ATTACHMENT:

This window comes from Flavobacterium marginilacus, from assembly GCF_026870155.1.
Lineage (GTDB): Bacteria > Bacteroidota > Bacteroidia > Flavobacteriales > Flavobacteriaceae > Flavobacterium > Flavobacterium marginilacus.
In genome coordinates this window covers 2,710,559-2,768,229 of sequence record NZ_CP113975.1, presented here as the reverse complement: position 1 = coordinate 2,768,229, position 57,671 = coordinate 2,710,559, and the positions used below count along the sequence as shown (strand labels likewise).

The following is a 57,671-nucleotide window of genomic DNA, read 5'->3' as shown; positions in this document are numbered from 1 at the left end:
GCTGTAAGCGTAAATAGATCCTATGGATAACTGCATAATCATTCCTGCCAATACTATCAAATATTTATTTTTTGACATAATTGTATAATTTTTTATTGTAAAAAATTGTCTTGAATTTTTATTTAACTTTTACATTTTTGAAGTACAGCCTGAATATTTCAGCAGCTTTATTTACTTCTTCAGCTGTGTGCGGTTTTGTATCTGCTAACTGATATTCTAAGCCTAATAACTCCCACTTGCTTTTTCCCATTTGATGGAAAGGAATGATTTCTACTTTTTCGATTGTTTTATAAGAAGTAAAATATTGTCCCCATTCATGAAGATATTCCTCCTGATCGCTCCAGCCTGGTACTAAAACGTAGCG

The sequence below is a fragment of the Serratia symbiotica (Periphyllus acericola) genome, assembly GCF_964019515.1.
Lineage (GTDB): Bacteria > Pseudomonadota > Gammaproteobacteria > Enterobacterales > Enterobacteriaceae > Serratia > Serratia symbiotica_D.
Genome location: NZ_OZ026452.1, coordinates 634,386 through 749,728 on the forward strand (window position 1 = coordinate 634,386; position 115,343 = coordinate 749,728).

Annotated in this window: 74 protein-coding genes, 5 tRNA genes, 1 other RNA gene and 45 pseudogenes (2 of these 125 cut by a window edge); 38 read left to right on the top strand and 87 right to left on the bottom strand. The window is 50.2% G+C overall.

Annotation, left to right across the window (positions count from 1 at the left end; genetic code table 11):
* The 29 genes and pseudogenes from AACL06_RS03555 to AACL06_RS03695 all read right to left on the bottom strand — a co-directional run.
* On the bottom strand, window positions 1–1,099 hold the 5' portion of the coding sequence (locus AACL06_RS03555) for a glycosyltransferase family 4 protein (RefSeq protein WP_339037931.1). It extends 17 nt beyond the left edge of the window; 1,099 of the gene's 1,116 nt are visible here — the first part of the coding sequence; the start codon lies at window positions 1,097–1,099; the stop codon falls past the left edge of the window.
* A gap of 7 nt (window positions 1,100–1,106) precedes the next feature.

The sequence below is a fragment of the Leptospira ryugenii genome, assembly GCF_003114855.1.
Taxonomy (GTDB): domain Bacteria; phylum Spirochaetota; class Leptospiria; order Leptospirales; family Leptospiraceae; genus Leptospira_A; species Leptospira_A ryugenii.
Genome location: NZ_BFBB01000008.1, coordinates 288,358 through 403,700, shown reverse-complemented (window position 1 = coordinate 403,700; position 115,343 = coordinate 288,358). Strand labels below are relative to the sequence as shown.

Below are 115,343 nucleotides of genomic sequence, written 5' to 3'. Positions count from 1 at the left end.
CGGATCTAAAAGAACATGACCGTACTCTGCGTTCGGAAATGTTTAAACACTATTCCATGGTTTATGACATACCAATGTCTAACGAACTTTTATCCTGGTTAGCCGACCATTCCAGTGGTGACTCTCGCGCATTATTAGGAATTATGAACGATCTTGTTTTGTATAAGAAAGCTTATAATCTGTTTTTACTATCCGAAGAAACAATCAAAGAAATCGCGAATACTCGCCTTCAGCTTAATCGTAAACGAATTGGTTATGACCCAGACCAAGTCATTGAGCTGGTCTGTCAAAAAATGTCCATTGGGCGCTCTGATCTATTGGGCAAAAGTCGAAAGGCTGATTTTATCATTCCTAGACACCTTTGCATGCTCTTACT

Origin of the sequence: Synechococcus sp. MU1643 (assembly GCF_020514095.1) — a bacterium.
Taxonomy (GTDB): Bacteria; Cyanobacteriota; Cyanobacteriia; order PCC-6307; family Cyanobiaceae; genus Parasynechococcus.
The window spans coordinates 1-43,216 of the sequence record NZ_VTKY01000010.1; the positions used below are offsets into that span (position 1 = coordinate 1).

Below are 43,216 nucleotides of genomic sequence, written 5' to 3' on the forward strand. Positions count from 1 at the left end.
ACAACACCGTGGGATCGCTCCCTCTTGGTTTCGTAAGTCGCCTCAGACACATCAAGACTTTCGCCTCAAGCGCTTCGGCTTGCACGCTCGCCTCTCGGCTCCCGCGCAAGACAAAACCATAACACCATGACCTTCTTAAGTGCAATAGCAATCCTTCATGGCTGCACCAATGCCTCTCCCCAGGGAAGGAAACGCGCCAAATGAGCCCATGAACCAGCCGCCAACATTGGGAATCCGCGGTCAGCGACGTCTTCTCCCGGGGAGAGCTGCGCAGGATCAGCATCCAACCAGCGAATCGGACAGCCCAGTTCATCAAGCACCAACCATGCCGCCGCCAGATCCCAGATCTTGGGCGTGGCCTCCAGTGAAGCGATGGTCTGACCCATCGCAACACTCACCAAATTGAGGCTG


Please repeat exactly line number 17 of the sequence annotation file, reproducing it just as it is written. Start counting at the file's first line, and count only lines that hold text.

Below are 115,343 nucleotides of genomic sequence, written 5' to 3'. Positions count from 1 at the left end.